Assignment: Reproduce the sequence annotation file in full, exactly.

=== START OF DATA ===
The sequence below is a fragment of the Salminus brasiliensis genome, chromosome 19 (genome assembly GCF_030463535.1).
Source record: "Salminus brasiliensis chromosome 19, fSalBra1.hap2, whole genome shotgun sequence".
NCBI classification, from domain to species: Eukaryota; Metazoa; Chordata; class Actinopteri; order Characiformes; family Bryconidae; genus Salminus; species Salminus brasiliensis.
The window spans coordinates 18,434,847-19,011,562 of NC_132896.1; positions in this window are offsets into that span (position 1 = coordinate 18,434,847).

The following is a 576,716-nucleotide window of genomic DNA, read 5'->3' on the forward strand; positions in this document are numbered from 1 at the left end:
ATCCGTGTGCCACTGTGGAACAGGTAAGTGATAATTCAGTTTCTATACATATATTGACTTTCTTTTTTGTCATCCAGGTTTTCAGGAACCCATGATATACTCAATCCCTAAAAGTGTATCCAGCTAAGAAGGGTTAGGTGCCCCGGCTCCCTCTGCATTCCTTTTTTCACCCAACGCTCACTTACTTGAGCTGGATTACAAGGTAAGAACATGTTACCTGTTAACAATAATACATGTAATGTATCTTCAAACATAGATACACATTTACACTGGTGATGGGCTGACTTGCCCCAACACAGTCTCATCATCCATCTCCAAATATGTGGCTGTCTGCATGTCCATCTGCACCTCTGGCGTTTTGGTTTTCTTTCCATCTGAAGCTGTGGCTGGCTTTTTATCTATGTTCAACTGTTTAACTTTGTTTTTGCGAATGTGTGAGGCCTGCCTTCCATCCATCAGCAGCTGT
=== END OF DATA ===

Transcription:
The sequence below is a fragment of the Salminus brasiliensis genome, chromosome 19 (genome assembly GCF_030463535.1).
Source record: "Salminus brasiliensis chromosome 19, fSalBra1.hap2, whole genome shotgun sequence".
NCBI classification, from domain to species: Eukaryota; Metazoa; Chordata; class Actinopteri; order Characiformes; family Bryconidae; genus Salminus; species Salminus brasiliensis.
The window spans coordinates 18,434,847-19,011,562 of NC_132896.1; positions in this window are offsets into that span (position 1 = coordinate 18,434,847).

The following is a 576,716-nucleotide window of genomic DNA, read 5'->3' on the forward strand; positions in this document are numbered from 1 at the left end:
ATCCGTGTGCCACTGTGGAACAGGTAAGTGATAATTCAGTTTCTATACATATATTGACTTTCTTTTTTGTCATCCAGGTTTTCAGGAACCCATGATATACTCAATCCCTAAAAGTGTATCCAGCTAAGAAGGGTTAGGTGCCCCGGCTCCCTCTGCATTCCTTTTTTCACCCAACGCTCACTTACTTGAGCTGGATTACAAGGTAAGAACATGTTACCTGTTAACAATAATACATGTAATGTATCTTCAAACATAGATACACATTTACACTGGTGATGGGCTGACTTGCCCCAACACAGTCTCATCATCCATCTCCAAATATGTGGCTGTCTGCATGTCCATCTGCACCTCTGGCGTTTTGGTTTTCTTTCCATCTGAAGCTGTGGCTGGCTTTTTATCTATGTTCAACTGTTTAACTTTGTTTTTGCGAATGTGTGAGGCCTGCCTTCCATCCATCAGCAGCTGT